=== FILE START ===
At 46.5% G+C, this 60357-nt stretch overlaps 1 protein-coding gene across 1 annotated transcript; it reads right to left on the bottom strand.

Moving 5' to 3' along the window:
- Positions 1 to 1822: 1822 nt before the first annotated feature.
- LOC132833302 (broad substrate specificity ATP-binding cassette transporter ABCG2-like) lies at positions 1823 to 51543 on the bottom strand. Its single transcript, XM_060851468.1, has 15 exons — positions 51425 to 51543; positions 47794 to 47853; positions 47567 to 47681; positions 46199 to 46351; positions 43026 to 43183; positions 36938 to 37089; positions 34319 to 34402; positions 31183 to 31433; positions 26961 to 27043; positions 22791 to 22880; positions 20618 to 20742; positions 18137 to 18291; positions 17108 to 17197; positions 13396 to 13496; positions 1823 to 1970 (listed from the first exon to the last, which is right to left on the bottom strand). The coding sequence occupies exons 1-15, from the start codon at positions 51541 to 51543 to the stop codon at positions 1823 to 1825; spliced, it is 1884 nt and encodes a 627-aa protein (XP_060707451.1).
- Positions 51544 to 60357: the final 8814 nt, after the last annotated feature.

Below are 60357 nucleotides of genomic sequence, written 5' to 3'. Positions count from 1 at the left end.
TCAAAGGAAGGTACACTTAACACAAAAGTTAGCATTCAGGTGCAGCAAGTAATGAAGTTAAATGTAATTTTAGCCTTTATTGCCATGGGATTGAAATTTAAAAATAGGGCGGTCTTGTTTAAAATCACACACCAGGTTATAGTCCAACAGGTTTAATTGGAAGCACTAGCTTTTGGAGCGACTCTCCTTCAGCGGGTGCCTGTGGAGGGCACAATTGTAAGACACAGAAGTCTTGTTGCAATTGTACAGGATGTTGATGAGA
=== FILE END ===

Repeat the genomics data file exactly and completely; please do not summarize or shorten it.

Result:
At 46.5% G+C, this 60357-nt stretch overlaps 1 protein-coding gene across 1 annotated transcript; it reads right to left on the bottom strand.

Moving 5' to 3' along the window:
- Positions 1 to 1822: 1822 nt before the first annotated feature.
- LOC132833302 (broad substrate specificity ATP-binding cassette transporter ABCG2-like) lies at positions 1823 to 51543 on the bottom strand. Its single transcript, XM_060851468.1, has 15 exons — positions 51425 to 51543; positions 47794 to 47853; positions 47567 to 47681; positions 46199 to 46351; positions 43026 to 43183; positions 36938 to 37089; positions 34319 to 34402; positions 31183 to 31433; positions 26961 to 27043; positions 22791 to 22880; positions 20618 to 20742; positions 18137 to 18291; positions 17108 to 17197; positions 13396 to 13496; positions 1823 to 1970 (listed from the first exon to the last, which is right to left on the bottom strand). The coding sequence occupies exons 1-15, from the start codon at positions 51541 to 51543 to the stop codon at positions 1823 to 1825; spliced, it is 1884 nt and encodes a 627-aa protein (XP_060707451.1).
- Positions 51544 to 60357: the final 8814 nt, after the last annotated feature.

Below are 60357 nucleotides of genomic sequence, written 5' to 3'. Positions count from 1 at the left end.
TCAAAGGAAGGTACACTTAACACAAAAGTTAGCATTCAGGTGCAGCAAGTAATGAAGTTAAATGTAATTTTAGCCTTTATTGCCATGGGATTGAAATTTAAAAATAGGGCGGTCTTGTTTAAAATCACACACCAGGTTATAGTCCAACAGGTTTAATTGGAAGCACTAGCTTTTGGAGCGACTCTCCTTCAGCGGGTGCCTGTGGAGGGCACAATTGTAAGACACAGAAGTCTTGTTGCAATTGTACAGGATGTTGATGAGA